Highland News Leader

HIASAA Hall of Fame nominee: Bruce Case, Arts and Sciences

Bruce Case graduated from St. Paul High School in 1952.

In 1954, he took and passed all the exams for the Air Force Aviation Cadet program. He was appointed to pre-flight class at Lackland Air Force Base but was soon disqualified for health reasons.

He then enlisted in the regular Air Force and completed Communications Intelligence Analyst school and was assigned to Air Force Security Service detachments in the Philippines and Japan. In his last year of service, he was assigned to the National Security Agency in Arlington, Va., and Fort Meade, Md.

After leaving the Air Force, Case attended Louisiana State University and earned his B.S. in mechanical engineering, graduating first in his class of 60 engineers in 1961.

From 1962 to 1991, he spent his exemplary and distinguished career with DuPont. He was assigned engineering, research and management positions in various departments and locations around the world.

Case was a widely recognized international technical expert on magnetic recording tape and discs. He invented the DuPont Mylar 92DB polyester film for the new 3480 IBM Data Cartridge. As the sole supplier to IBM, this product earned more than $150 million in annual sales.

Case also invented the DuPont Mylar 50KB polyester film for music audio cassettes and worked with major tape producers around the world (Capital Records, RCA, Philips, 3M, Memorex, BASF, Fuji, Sony, Hitachi-Maxell and TDK) to qualify this film for audio cassettes. He conducted seminars at these companies and organized in-plant qualification testing. The first commercial recording on cassettes made with this new film was by Led Zeppelin.

Another invention was DuPont Mylar 300 PB polyester film for micro floppy discs, working with IBM, Verbatim Fuji, Sony, BASF and others to insure DuPont sole supplier position for early years in the life of the product.

Case assisted in the start up of Verbatim’s floppy disc manufacturing plant in Limerick, Ireland. In the process of qualifying DuPont Mylar 57VB polyester film for Sony VHS cassettes, Case became a personal friend of Akio Morita, founder and CEO of Sony, which was instrumental in gaining the confidence of Sony’s manufacturing plants in Japan and the U.S.

Case was awarded two patents for process improvements in the manufacturing of polyester film and one patent for improved shotgun shell primer while assigned to Remington Arms, a DuPont subsidiary.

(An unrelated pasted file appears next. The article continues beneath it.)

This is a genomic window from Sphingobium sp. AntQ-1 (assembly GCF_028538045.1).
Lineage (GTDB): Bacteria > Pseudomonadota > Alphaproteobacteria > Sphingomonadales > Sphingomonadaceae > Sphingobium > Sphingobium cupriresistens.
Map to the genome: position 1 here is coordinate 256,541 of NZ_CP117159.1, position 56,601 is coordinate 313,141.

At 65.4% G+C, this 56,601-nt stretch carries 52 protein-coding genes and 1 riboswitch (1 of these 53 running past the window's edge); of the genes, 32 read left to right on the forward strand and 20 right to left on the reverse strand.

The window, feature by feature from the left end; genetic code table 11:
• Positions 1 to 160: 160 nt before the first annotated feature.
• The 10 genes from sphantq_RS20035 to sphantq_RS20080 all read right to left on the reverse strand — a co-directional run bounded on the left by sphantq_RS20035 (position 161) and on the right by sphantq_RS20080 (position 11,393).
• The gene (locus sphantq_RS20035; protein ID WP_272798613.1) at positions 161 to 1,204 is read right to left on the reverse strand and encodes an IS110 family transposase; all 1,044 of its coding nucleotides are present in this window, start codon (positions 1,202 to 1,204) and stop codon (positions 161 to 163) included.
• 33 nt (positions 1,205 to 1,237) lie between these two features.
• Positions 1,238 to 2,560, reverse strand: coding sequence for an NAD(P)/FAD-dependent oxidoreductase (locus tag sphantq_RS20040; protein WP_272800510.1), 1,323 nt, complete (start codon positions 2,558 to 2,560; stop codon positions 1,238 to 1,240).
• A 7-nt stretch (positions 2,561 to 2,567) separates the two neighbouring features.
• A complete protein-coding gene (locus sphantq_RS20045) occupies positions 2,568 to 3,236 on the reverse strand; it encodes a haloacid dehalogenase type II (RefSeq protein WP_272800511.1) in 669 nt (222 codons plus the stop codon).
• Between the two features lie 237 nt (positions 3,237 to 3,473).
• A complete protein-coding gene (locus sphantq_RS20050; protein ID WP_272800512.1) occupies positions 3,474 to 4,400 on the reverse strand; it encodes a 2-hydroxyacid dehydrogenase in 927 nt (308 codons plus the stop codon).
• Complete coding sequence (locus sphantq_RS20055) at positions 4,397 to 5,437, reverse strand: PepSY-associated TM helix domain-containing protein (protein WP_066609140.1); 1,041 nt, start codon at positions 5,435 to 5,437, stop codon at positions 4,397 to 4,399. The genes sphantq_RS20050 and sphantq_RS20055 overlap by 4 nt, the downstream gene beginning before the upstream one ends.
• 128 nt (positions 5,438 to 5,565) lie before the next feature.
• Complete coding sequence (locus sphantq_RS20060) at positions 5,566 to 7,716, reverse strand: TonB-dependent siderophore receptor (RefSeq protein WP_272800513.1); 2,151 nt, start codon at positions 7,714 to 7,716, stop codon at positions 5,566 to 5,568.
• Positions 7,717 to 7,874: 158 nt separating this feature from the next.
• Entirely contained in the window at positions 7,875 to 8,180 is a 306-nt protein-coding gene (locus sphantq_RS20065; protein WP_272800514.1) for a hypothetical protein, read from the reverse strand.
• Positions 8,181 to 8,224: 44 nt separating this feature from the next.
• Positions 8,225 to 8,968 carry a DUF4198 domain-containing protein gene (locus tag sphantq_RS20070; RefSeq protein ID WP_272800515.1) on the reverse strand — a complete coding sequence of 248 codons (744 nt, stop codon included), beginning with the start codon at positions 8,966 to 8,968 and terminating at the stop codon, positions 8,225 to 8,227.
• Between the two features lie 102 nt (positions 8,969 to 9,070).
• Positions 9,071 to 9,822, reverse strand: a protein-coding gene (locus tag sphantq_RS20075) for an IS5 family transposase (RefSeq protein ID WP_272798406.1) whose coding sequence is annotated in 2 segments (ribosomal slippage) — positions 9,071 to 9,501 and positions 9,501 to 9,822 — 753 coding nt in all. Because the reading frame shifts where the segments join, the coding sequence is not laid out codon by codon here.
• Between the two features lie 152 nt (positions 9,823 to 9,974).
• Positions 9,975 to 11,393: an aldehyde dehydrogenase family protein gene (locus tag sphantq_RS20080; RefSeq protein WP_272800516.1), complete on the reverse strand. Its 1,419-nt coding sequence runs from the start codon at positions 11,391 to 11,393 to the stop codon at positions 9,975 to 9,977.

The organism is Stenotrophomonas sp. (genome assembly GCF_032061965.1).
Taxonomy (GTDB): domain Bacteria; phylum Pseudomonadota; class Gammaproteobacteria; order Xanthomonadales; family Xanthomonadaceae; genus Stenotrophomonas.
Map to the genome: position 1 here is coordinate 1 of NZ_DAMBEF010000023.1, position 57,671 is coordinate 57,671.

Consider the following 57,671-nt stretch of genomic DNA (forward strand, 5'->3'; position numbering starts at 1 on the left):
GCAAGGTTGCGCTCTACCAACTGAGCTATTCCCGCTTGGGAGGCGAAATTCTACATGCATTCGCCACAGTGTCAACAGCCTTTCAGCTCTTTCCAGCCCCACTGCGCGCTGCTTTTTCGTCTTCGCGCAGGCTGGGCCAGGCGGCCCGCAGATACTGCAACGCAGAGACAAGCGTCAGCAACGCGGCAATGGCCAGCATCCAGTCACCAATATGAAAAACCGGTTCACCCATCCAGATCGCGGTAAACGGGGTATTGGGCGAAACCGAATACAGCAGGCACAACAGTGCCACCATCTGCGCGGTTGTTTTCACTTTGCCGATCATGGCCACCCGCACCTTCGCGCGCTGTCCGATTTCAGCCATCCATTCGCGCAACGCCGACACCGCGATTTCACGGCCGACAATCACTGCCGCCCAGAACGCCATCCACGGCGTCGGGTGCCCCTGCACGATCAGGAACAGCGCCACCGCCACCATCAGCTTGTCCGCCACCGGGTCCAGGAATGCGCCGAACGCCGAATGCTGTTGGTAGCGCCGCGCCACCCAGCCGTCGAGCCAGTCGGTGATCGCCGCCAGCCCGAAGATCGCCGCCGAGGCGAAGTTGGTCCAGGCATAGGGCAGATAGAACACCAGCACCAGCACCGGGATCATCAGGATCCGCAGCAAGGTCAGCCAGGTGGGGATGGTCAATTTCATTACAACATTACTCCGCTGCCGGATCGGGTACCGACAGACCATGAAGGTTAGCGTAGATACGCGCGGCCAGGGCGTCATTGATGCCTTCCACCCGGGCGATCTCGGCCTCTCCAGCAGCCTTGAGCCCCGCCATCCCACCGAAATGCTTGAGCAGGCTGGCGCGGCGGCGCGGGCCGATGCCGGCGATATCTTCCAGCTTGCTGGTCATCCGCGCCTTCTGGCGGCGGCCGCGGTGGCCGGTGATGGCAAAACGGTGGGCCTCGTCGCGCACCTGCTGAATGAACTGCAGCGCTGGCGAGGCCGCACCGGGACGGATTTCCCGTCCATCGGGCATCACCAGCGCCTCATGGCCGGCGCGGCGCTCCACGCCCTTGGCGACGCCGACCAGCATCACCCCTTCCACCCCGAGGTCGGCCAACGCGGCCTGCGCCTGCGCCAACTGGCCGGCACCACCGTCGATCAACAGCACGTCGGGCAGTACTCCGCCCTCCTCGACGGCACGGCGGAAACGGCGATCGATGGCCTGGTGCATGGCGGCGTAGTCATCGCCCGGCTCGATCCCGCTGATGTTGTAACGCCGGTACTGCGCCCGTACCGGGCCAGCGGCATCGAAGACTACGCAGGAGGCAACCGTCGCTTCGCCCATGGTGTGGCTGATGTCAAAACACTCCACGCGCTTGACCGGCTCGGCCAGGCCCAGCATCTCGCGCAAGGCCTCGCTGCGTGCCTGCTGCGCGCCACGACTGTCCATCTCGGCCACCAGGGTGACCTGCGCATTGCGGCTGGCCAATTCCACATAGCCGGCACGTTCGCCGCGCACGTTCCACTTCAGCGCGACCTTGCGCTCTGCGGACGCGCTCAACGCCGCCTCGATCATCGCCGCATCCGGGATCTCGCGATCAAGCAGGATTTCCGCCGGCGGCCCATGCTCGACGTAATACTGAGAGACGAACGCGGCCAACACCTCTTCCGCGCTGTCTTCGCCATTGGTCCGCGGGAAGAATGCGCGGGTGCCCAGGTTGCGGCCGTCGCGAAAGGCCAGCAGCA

Case has been a technical advisor to Hanna-Barbera Films in Hollywood and Remo Drums Inc. of Hollywood, where he assisted Remo in adapting polyester film for drumheads, replacing animal skin. By the late 1990s, all drumheads manufactured around the globe had converted to this film exclusively.

As technical advisor to Technicolor Corp. of Hollywood, Case solved serious quality problems they were having with their VHS movie tape.

He was also a consultant to Fuji Photo Film Co. of Japan, helping them coordinate transfer of videotape manufacturing from Japan to their new plant in South Carolina.

Having so many dealings with the Japanese, Case earned a diploma from Inlingua Language Institute in Atlanta. He speaks fluent Japanese.

After his retirement in 1991 from DuPont, Case began a his own consulting company, specializing in industrial market research, serving many of the top-ranked companies he had worked with in the past.

His final retirement was in 2001.

Over the years, Case has received many awards.

He retired as a DuPont Fellow, the highest science and engineering level in the company. Less that 0.1 percent of DuPont scientists and engineers are awarded this high level of accomplishment.

He was awarded the DuPont Marketing Excellence Award in 1987.

He was once a featured speaker at the International Tape Association meeting in New York City.

He received the Chuck Yeager Aerospace Education Award for providing plane rides for high school students as part of “Young Eagles” education program. (Case received his private pilot’s license and has been a search-and-rescue pilot for the Civil Air Patrol.)

Case traveled to 17 different countries and nearly every major city in every state in the U.S. for his work.

And, just recently, he added “author” to his many achievements, publishing a novel entitled Ladybug.